1. A predator's ability to suppress its prey depends on the level of interference among predators. While interference typically decreases with increasing habitat complexity, it often increases with increasing size differences among individuals. However, little is known about how variation in intrinsic factors such as population size structure alters predator–prey interactions and how this intrinsic variation interacts with extrinsic variation.
2. By experimentally varying the level of vegetation cover and the size structure of the predatory damselfly Ischnura posita Hagen, we examined the individual and interactive effects of variation in habitat complexity and predator size structure on prey mortality.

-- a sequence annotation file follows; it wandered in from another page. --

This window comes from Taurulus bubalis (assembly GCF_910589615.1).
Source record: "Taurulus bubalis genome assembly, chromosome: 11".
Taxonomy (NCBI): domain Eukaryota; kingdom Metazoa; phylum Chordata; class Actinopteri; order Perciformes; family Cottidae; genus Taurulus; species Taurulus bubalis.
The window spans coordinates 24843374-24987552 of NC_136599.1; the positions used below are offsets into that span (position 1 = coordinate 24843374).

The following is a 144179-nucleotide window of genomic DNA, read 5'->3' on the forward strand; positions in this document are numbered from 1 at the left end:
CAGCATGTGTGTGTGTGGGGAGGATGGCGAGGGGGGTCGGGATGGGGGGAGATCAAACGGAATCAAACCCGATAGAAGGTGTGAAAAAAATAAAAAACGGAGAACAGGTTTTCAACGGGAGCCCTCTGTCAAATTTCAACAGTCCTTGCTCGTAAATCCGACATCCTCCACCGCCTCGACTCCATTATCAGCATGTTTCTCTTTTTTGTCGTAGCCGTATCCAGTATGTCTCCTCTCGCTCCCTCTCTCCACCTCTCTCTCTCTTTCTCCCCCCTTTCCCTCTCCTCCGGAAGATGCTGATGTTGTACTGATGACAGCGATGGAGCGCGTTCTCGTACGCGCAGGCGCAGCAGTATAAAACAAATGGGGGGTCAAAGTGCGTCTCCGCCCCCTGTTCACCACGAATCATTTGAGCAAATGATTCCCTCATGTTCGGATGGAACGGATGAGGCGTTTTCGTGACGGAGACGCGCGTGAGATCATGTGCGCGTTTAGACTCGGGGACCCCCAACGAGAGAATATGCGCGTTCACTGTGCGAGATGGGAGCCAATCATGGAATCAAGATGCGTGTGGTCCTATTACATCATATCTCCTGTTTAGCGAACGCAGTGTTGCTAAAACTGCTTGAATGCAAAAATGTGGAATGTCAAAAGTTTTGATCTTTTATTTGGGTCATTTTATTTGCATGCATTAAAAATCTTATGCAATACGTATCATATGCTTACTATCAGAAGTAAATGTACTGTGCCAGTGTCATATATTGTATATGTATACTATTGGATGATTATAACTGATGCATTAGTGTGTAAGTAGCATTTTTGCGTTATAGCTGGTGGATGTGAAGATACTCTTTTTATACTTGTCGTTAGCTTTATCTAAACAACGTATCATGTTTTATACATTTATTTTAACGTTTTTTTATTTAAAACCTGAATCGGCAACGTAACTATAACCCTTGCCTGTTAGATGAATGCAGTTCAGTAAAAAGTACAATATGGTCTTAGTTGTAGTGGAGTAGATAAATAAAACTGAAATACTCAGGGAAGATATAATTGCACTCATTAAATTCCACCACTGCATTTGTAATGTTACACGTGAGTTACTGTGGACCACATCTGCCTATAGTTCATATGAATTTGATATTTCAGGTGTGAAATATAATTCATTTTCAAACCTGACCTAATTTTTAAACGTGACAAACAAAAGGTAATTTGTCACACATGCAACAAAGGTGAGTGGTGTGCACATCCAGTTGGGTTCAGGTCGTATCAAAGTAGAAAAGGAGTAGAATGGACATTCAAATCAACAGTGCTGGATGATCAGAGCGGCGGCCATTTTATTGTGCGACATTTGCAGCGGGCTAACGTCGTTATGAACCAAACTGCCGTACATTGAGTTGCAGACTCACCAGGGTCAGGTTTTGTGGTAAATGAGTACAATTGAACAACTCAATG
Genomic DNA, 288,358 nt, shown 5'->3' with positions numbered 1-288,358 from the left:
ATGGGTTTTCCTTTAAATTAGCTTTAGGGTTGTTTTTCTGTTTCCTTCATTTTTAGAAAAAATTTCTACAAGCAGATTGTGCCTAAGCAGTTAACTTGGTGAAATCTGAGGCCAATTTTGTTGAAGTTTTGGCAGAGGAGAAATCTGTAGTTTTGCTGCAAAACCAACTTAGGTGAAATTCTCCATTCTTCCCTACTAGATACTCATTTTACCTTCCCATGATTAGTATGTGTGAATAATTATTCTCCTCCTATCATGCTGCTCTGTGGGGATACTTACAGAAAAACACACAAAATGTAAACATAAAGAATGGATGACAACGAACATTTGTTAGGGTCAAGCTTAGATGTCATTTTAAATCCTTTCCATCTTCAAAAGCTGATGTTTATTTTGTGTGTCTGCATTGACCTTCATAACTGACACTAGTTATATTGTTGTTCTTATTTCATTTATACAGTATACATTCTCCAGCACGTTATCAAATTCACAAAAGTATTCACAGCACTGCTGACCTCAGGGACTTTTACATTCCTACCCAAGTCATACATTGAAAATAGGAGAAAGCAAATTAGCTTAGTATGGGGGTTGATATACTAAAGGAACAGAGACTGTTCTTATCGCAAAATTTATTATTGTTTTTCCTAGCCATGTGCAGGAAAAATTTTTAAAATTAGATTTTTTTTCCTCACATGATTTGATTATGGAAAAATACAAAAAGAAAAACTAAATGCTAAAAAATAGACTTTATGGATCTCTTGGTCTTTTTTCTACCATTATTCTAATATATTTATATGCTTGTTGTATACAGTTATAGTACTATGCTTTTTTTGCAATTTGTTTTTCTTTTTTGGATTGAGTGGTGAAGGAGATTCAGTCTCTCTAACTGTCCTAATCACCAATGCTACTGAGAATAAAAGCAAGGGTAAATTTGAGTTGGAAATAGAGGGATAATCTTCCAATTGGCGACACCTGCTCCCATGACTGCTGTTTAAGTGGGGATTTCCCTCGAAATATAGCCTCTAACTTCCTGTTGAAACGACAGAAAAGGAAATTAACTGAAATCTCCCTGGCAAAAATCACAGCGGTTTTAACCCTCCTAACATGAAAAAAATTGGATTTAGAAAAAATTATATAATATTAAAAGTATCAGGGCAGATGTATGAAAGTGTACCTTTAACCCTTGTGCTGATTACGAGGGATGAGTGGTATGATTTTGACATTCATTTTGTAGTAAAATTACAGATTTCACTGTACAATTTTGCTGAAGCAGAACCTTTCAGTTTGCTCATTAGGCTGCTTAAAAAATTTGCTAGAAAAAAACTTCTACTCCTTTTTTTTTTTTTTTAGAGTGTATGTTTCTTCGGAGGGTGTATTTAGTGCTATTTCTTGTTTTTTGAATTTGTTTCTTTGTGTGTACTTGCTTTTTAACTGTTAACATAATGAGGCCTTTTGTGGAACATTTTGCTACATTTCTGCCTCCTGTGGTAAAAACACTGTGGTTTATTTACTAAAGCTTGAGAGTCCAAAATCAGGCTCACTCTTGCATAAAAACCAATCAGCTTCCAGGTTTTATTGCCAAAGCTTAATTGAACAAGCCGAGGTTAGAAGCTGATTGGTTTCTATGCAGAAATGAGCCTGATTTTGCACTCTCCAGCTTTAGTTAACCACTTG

3. Copepod prey survival linearly increased as the I. posita size ratio decreased and differed by up to 31% among different predator size structures. Size classes had an additive effect on prey survival, most likely because intraspecific aggression appeared size-independent and size classes differed in microhabitat preference: large I. posita spent 14% more time foraging on the floor than small larvae and spent more time in the vegetation with increasing habitat complexity. Despite this difference in microhabitat use among size classes, habitat structure did not influence predation rates or interference among size classes.
4. In general, results suggest that seasonal and spatial variation in the size structure of populations could drive some of the discrepancies in predator-mediated prey suppression observed in nature, and this variation could exceed the effects of variation in habitat structure.